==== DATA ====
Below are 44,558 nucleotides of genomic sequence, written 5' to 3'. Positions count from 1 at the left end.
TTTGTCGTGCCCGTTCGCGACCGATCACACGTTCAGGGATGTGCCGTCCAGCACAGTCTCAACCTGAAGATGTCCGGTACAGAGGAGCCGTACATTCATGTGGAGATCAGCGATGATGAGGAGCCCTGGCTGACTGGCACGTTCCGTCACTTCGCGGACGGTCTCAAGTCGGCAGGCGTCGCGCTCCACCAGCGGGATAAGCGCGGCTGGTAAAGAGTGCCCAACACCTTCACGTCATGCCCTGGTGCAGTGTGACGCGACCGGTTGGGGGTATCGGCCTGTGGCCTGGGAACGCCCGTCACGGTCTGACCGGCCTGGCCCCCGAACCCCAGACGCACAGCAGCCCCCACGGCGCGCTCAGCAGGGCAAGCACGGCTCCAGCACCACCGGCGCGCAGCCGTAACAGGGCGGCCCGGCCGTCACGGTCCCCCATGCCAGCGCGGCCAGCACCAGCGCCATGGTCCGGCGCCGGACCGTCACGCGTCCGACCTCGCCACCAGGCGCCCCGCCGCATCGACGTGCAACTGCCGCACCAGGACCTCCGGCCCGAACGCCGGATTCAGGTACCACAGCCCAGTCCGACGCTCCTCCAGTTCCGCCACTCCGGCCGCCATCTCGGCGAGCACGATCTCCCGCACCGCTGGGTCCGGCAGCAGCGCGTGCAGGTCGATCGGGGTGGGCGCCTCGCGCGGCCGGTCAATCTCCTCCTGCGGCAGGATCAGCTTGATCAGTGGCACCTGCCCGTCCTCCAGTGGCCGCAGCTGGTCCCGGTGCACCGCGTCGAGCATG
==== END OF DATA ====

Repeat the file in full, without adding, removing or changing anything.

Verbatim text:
Below are 44,558 nucleotides of genomic sequence, written 5' to 3'. Positions count from 1 at the left end.
TTTGTCGTGCCCGTTCGCGACCGATCACACGTTCAGGGATGTGCCGTCCAGCACAGTCTCAACCTGAAGATGTCCGGTACAGAGGAGCCGTACATTCATGTGGAGATCAGCGATGATGAGGAGCCCTGGCTGACTGGCACGTTCCGTCACTTCGCGGACGGTCTCAAGTCGGCAGGCGTCGCGCTCCACCAGCGGGATAAGCGCGGCTGGTAAAGAGTGCCCAACACCTTCACGTCATGCCCTGGTGCAGTGTGACGCGACCGGTTGGGGGTATCGGCCTGTGGCCTGGGAACGCCCGTCACGGTCTGACCGGCCTGGCCCCCGAACCCCAGACGCACAGCAGCCCCCACGGCGCGCTCAGCAGGGCAAGCACGGCTCCAGCACCACCGGCGCGCAGCCGTAACAGGGCGGCCCGGCCGTCACGGTCCCCCATGCCAGCGCGGCCAGCACCAGCGCCATGGTCCGGCGCCGGACCGTCACGCGTCCGACCTCGCCACCAGGCGCCCCGCCGCATCGACGTGCAACTGCCGCACCAGGACCTCCGGCCCGAACGCCGGATTCAGGTACCACAGCCCAGTCCGACGCTCCTCCAGTTCCGCCACTCCGGCCGCCATCTCGGCGAGCACGATCTCCCGCACCGCTGGGTCCGGCAGCAGCGCGTGCAGGTCGATCGGGGTGGGCGCCTCGCGCGGCCGGTCAATCTCCTCCTGCGGCAGGATCAGCTTGATCAGTGGCACCTGCCCGTCCTCCAGTGGCCGCAGCTGGTCCCGGTGCACCGCGTCGAGCATG